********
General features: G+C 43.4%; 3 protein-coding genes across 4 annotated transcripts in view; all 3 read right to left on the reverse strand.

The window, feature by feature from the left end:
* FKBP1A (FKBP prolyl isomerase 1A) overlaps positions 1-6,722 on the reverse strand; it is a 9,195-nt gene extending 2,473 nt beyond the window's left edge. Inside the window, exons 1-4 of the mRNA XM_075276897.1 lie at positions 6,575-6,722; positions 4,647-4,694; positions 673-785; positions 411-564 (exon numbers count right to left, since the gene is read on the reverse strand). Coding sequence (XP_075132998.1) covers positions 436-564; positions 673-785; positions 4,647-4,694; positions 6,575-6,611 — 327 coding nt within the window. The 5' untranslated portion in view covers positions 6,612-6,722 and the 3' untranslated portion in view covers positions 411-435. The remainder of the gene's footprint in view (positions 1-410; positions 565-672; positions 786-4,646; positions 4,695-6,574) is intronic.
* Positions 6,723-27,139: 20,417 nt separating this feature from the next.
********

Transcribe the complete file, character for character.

General features: G+C 43.4%; 3 protein-coding genes across 4 annotated transcripts in view; all 3 read right to left on the reverse strand.

The window, feature by feature from the left end:
* FKBP1A (FKBP prolyl isomerase 1A) overlaps positions 1-6,722 on the reverse strand; it is a 9,195-nt gene extending 2,473 nt beyond the window's left edge. Inside the window, exons 1-4 of the mRNA XM_075276897.1 lie at positions 6,575-6,722; positions 4,647-4,694; positions 673-785; positions 411-564 (exon numbers count right to left, since the gene is read on the reverse strand). Coding sequence (XP_075132998.1) covers positions 436-564; positions 673-785; positions 4,647-4,694; positions 6,575-6,611 — 327 coding nt within the window. The 5' untranslated portion in view covers positions 6,612-6,722 and the 3' untranslated portion in view covers positions 411-435. The remainder of the gene's footprint in view (positions 1-410; positions 565-672; positions 786-4,646; positions 4,695-6,574) is intronic.
* Positions 6,723-27,139: 20,417 nt separating this feature from the next.